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Mol Cell Proteomics. 2005 Nov;4(11):1673-85. Epub 2005 Jul 25.

Analysis of leaf proteome after UV-B irradiation in maize lines differing in sensitivity.

Author information

1
Department of Biological Sciences, Stanford University, Stanford, California 94305-5020, USA. paulacasati@gmail.com

Abstract

UV-B radiation causes diverse morphological and physiological responses in plants, but the underlying mechanisms governing these integrated responses are unknown. In this study, we systematically surveyed responses of maize leaves to UV-B radiation using DIGE 2D gels and identified selected proteins by mass spectrometry and immunodetection analysis. To identify changes in protein accumulation in response to UV-B radiation, a line (b, pl W23) deficient in flavonoid sunscreen compounds and hence similar to commercial corn was used. In addition, its proteome in natural UV-B conditions was compared with that of two maize landraces from high altitudes (Cacahuacintle and Confite PuneƱo) that have improved UV-B tolerance. Protein patterns in adult maize leaves (Zea mays) were documented after growth for 21 days in sunlight depleted of UV-B radiation or growth in sunlight including an 8-h UV-B supplementation during 1 day in the field. We found that there is a very high correlation between previously documented mRNA accumulation assessed by microarray hybridization and quantitative real time reverse transcription-PCR and protein expression after UV-B irradiation in leaves of W23. Multiple isoforms were confirmed for some proteins; at least one protein, pyruvate, phosphate dikinase, is regulated post-translationally by phosphorylation by UV-B exposure. Proteins differentially regulated by UV-B radiation in W23 with higher levels under similar UV-B conditions in high altitude plants were also identified. These could be genetically fixed traits conferring UV-B tolerance and offer clues to specific adaptations to living in high ambient UV-B conditions.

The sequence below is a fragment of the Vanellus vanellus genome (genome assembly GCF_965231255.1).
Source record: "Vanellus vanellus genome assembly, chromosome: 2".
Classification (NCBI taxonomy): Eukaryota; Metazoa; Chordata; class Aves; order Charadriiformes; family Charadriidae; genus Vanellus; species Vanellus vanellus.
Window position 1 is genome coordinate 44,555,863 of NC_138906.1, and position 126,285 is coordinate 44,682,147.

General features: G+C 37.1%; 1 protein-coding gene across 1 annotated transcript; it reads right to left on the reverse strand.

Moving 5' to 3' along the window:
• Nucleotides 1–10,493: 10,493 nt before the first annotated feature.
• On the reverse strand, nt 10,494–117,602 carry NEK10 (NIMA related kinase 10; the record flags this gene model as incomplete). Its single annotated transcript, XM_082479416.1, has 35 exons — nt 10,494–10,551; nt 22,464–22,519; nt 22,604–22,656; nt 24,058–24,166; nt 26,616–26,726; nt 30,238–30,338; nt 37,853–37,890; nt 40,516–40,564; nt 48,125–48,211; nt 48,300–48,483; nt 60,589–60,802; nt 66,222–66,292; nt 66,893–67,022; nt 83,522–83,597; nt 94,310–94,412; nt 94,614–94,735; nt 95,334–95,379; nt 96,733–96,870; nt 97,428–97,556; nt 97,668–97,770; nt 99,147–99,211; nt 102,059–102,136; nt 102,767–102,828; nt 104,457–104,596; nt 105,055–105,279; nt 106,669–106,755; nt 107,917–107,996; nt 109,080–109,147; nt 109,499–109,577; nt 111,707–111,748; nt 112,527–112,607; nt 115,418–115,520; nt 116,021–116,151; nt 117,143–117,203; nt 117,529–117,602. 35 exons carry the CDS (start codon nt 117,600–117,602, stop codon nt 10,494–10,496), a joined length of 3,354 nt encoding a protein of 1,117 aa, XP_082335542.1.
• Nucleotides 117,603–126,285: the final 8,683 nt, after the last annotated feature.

PMID:
16043824
DOI:
10.1074/mcp.M500173-MCP200
[Indexed for MEDLINE]
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